Anibal Sanchez | FLA | SP
YTD: 7.1 K/9, 1.6 K/BB, 5.55 ERA
True Talent: 7.1 K/9, 1.7 K/BB, 4.53 ERA
Next Week Forecast: 5.2 IP, 0.3 Wins, 5 K, 4.82 ERA
One of Florida's promising young arms, Sanchez is due back soon from the minors, where he's been rehabbing a sprained right shoulder. He says he's ready now and has tickled the mid-90s with his fastball, so expect him to start sometime next week. His early season stats are a bit inflated as he was battling those shoulder problems, but True Talent shows his peripherals are right on target. His career has been marred by injuries, including surgery on that same right shoulder, so handle him with care. But the talent is there, and he'll deliver Ks as well as wins from a Florida club that has won 13 of its last 21 and 5 of its last 6. If he does well in his first start, he'll be a good roster addition for nearly all NL-only leagues and mixed leagues of at least 12 teams.
Alcides Escobar | MIL | SS
True Talent: N/A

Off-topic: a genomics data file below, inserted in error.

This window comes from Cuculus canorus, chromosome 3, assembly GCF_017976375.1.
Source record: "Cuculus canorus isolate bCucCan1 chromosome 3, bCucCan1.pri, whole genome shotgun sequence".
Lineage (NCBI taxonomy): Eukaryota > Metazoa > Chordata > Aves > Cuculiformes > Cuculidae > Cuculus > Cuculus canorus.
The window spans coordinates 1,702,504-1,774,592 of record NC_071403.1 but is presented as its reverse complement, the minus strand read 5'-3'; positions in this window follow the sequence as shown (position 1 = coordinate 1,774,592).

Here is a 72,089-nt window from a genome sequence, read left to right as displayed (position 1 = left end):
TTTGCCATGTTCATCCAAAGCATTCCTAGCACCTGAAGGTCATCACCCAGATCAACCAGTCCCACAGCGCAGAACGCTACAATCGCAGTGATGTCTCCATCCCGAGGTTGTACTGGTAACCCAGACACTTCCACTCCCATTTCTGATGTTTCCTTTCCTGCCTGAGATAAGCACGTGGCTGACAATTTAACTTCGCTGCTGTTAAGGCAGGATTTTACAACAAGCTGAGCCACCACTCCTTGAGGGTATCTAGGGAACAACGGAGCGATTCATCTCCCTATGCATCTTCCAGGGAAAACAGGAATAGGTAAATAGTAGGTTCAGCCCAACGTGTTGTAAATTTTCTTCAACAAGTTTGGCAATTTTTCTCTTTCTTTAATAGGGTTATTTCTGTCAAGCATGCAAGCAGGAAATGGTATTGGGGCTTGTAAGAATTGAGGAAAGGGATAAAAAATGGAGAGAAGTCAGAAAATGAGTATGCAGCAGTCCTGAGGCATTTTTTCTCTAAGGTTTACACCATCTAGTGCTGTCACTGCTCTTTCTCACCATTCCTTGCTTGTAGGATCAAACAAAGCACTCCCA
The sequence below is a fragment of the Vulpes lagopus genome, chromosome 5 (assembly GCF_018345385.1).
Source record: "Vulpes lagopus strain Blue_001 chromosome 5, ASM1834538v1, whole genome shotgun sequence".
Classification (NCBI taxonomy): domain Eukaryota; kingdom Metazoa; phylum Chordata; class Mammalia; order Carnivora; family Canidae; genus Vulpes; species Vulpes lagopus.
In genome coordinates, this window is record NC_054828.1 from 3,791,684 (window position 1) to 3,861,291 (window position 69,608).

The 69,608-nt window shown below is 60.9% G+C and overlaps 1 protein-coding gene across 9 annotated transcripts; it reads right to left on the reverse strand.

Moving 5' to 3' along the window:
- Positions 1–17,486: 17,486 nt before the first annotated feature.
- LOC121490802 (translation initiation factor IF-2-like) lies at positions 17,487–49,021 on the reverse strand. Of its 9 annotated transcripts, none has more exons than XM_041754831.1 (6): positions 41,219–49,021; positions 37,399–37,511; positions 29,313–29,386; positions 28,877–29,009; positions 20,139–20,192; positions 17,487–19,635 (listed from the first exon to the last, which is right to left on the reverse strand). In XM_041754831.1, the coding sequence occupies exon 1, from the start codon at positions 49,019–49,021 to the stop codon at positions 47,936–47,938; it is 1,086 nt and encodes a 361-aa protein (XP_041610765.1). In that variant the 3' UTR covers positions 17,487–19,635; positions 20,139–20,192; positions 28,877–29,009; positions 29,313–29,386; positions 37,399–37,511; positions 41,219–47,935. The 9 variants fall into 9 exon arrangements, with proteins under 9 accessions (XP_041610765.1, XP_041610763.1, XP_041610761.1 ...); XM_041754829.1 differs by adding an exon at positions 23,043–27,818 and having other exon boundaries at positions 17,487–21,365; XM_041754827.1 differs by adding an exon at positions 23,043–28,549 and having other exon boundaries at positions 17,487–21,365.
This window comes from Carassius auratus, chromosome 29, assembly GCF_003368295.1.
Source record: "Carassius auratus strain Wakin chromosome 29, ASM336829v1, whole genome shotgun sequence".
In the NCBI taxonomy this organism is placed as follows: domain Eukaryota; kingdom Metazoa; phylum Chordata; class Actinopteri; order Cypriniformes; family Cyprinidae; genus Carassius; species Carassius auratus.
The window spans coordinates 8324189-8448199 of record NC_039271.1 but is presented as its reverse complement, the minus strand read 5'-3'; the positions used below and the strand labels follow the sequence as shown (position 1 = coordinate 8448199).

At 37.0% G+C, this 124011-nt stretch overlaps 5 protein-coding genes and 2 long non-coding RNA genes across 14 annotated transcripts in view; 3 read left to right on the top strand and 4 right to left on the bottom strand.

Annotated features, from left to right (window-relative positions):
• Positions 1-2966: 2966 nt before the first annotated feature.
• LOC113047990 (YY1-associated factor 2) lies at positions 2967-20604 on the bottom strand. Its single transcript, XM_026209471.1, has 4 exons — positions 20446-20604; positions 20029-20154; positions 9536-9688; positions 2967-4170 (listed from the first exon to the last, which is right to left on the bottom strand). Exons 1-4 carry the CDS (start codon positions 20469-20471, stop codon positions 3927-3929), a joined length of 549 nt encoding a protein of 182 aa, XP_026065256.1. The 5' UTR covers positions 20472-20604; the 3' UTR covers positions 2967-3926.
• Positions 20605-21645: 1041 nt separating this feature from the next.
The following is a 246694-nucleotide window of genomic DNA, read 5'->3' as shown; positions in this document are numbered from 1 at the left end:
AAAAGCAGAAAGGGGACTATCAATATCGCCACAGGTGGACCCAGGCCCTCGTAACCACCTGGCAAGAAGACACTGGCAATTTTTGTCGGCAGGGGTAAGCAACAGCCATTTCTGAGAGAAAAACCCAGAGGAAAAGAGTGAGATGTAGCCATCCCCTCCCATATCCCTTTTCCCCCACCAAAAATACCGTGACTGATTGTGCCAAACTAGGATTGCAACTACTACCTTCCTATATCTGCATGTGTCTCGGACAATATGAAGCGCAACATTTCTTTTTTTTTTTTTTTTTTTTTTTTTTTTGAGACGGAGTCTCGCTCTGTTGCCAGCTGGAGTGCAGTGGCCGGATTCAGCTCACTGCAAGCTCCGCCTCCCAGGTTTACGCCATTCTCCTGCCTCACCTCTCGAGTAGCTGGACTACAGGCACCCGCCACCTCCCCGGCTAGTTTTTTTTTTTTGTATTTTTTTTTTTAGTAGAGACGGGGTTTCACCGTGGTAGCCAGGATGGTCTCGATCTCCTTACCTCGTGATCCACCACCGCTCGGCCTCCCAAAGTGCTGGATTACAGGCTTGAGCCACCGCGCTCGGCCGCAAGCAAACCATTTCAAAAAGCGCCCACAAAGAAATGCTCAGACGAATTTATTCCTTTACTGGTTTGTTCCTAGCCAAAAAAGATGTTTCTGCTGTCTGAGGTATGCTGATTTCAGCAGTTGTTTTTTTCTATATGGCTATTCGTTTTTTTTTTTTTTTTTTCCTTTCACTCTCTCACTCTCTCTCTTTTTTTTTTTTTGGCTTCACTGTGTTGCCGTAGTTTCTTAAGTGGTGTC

Next Week Forecast: N/A
Milwaukee's housecleaning this week cleared the way for Escobar, their top prospect, to make his mark. He's a wizard with the glove but has been working on his hitting in order to reach the majors. In 2009, he hit .297/.346/.412 in the minors, with 42 SB, showing you his real fantasy value—speed. His batting eye needs more work, although his 0.5 BB/K this season in minors was an improvement over his .34 career mark, and it's the reason he'll start out at the bottom of the batting order (he hit ninth in Macha's LaRussa-esque lineup on Thursday). He's likely to struggle initially getting on base, which will affect his SB numbers, and he won't collect as many runs until he can hit leadoff. Hardy remains in the wings if he struggles, further diminishing his value. But teams with a need for speed aren't going to find any better waiver wire opportunities to collect steals at this point in the season, making him a good add in almost any league. Just keep in mind his probable BA drag, diminished power and runs.